On Wednesday, Kenya witnessed clashes between police and protesters demanding the government to address the high cost of living, resulting in four protesters being injured in Nairobi’s Mathare area. The opposition had called for three days of countrywide protests, despite President William Ruto’s vow to confront opposition leader Raila Odinga and prevent the demonstrations.
Throughout the country, businesses remained closed as police utilized tear gas and water cannons to disperse protesters in various regions, including Kisumu, Migori, and Kisii, where the opposition garnered significant support. The protests were deemed illegal by the police, citing the absence of a permit.
Education Minister’s orders led to the closure of day schools in Nairobi and Mombasa as the situation escalated. Previous protests had already left six people dead, and last week’s events resulted in injuries to numerous others, including 53 shocked children due to tear gas exposure at their school compound.
Religious leaders, led by Catholic bishops like Anthony Muheria, urged the government and the opposition to engage in dialogue to end the protests, emphasizing the importance of preventing further bloodshed. Their primary demand was the repeal of the recently passed Finance Act, which caused discontent among Kenyans. The Act raised fuel prices significantly by doubling value-added tax on petroleum products to 16%, despite a court order suspending the implementation of such taxes.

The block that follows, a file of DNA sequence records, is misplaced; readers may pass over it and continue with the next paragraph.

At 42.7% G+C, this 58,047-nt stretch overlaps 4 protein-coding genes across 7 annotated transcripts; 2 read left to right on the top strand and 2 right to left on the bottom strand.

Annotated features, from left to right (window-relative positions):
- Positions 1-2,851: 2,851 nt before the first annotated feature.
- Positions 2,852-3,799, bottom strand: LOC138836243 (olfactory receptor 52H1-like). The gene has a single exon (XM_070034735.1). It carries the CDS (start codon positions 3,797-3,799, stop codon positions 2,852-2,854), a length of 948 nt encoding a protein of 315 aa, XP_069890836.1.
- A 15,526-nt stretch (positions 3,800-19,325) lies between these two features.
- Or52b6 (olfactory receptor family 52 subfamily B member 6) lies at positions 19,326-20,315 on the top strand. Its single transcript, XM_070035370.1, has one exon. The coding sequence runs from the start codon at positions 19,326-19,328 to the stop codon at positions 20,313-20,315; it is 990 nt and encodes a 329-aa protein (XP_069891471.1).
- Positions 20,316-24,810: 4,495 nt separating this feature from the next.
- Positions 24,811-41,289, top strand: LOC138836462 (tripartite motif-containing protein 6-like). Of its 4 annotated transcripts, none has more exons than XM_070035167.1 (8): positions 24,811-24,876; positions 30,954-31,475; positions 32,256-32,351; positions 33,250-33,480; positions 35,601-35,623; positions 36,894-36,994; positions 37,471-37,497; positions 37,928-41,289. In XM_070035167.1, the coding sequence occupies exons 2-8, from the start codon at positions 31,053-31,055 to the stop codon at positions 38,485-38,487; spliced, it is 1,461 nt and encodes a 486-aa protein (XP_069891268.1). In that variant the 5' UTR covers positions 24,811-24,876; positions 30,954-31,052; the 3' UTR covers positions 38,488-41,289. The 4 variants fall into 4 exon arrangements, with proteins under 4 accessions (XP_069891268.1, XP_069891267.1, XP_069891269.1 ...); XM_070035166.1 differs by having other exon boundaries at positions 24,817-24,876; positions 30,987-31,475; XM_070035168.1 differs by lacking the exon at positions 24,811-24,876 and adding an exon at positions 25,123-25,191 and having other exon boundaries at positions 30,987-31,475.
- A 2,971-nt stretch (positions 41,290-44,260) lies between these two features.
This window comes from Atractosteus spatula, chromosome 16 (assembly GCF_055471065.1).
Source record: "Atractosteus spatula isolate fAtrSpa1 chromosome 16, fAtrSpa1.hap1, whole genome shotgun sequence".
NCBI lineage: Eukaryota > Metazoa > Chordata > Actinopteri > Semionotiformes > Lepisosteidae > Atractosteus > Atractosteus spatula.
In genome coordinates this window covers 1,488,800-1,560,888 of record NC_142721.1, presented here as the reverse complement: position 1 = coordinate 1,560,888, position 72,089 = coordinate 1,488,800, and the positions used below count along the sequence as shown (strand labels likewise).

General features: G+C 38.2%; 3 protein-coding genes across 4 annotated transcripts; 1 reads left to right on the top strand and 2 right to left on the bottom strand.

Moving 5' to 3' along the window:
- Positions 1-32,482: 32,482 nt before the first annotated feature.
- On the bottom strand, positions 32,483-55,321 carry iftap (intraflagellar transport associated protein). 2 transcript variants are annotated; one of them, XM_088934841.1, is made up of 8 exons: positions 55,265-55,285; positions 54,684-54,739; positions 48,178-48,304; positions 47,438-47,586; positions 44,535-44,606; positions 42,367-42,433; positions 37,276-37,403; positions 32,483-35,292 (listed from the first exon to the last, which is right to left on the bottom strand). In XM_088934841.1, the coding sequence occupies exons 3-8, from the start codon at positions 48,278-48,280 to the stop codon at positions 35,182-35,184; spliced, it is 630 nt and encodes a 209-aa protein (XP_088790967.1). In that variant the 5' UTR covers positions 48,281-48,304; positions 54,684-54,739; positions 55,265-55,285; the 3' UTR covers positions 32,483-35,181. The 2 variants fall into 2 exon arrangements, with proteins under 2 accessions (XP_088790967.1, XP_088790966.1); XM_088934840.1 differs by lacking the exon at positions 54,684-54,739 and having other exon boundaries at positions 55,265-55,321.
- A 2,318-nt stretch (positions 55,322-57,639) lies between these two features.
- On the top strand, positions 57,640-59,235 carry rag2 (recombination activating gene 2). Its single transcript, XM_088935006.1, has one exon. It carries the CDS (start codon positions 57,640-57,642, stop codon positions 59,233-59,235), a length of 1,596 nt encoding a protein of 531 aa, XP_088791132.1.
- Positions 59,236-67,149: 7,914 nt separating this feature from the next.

Western envoys from 13 countries also called for dialogue, expressing concern over the loss of lives and property destruction. Meanwhile, Human Rights Watch urged political leaders to stop labeling protesters as terrorists and respect their right to peaceful demonstrations, condemning the use of force and live ammunition by the police.
Though the Kenyan constitution protects the right to peaceful protests, past demonstrations organized by the opposition have turned violent, resulting in fatalities. Despite these challenges, the situation demands a peaceful resolution and an earnest effort from both parties to address the concerns raised by the protesters.